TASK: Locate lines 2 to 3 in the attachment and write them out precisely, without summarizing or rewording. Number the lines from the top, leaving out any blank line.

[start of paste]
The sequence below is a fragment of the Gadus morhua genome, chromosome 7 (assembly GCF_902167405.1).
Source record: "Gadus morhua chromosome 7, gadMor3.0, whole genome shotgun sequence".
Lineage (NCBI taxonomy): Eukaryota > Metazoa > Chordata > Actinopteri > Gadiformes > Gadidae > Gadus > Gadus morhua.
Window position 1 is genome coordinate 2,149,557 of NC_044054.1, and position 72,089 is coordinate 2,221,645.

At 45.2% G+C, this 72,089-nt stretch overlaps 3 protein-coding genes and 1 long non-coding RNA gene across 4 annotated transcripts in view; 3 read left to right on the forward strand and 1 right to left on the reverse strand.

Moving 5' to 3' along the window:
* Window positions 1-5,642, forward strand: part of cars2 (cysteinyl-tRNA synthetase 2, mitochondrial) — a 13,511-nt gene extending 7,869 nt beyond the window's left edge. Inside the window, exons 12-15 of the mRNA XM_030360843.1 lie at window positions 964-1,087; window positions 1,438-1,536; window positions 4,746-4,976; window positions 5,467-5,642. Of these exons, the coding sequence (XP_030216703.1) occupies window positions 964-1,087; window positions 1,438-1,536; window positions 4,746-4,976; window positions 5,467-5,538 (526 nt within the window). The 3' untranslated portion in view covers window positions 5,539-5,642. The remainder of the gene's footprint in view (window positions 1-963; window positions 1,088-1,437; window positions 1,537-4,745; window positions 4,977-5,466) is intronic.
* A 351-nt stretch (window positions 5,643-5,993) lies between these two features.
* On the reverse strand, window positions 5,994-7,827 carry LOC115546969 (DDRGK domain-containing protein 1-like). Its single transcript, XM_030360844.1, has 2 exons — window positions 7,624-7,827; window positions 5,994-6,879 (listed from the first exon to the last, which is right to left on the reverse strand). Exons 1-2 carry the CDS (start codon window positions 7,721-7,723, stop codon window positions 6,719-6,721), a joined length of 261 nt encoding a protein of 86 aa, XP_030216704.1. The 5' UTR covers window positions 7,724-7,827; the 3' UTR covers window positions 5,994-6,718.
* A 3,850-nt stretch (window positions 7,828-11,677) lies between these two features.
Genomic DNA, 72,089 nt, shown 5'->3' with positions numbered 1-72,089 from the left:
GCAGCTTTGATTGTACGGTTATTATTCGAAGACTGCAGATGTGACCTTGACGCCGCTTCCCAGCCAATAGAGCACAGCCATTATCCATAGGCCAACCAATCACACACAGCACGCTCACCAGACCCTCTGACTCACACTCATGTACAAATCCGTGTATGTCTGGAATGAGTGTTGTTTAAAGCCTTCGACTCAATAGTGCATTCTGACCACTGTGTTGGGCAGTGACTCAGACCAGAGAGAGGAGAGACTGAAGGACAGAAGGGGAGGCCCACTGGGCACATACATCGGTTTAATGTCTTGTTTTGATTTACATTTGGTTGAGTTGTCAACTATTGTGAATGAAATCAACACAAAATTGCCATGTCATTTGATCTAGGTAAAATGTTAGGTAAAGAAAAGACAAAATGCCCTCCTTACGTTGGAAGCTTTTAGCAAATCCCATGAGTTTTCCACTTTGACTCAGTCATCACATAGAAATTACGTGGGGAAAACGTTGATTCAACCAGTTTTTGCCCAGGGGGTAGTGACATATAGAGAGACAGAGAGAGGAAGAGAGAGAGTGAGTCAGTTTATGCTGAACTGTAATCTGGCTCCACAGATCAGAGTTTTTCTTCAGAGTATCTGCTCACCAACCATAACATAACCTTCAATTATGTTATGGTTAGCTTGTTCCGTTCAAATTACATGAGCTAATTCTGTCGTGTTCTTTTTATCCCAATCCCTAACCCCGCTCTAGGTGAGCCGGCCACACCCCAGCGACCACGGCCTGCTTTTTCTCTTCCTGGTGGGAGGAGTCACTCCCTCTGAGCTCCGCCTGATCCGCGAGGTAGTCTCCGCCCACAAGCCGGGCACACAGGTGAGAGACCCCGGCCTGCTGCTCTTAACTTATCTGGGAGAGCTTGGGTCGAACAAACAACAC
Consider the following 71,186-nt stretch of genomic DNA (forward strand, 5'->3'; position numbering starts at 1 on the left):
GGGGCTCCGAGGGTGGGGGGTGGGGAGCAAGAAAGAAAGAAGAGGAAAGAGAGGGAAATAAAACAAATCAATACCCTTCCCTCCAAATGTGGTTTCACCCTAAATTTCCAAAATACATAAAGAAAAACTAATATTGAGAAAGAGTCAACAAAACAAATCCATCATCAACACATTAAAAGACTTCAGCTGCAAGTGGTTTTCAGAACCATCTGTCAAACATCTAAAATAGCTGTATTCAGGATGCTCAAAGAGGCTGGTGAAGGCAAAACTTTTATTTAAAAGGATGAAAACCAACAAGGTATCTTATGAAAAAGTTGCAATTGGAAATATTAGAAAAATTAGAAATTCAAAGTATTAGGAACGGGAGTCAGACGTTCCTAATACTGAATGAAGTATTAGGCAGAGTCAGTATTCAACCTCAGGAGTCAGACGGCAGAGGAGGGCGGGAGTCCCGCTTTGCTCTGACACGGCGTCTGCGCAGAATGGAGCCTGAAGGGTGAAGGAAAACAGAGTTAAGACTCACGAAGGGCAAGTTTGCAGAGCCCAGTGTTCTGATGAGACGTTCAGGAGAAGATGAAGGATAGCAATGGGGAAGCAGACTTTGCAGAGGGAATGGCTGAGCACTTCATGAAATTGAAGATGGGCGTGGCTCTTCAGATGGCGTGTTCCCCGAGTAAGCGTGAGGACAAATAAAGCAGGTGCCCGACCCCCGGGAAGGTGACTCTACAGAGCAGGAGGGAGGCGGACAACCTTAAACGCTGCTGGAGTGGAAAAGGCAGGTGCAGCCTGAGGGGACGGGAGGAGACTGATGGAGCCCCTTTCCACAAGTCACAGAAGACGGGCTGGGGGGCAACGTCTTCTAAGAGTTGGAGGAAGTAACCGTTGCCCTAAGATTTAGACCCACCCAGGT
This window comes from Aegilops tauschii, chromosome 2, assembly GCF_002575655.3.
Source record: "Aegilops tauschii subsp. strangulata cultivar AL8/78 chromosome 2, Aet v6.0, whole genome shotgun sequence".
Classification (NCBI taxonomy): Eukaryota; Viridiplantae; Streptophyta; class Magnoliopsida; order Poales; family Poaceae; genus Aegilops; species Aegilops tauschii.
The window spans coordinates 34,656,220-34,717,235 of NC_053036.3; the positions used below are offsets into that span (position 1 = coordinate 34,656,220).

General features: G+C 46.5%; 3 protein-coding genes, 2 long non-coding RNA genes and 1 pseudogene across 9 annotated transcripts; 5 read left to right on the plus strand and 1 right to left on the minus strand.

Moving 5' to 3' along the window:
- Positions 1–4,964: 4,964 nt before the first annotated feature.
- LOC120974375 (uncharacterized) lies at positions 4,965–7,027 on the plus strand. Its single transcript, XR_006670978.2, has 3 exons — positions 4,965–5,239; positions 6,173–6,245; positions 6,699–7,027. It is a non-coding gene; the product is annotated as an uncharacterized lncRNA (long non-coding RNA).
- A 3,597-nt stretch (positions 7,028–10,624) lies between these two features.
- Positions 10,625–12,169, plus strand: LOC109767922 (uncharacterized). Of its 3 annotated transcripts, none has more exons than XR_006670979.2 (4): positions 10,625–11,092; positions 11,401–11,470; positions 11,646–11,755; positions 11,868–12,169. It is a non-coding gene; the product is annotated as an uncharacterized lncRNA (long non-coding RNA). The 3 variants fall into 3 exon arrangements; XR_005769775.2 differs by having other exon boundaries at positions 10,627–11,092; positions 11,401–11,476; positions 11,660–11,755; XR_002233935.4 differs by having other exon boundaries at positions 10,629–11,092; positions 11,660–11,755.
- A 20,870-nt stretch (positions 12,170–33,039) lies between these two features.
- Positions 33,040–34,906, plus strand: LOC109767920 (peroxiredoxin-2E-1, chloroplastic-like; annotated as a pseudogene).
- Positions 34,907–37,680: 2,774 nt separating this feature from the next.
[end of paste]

Source record: "Gadus morhua chromosome 7, gadMor3.0, whole genome shotgun sequence".
Lineage (NCBI taxonomy): Eukaryota > Metazoa > Chordata > Actinopteri > Gadiformes > Gadidae > Gadus > Gadus morhua.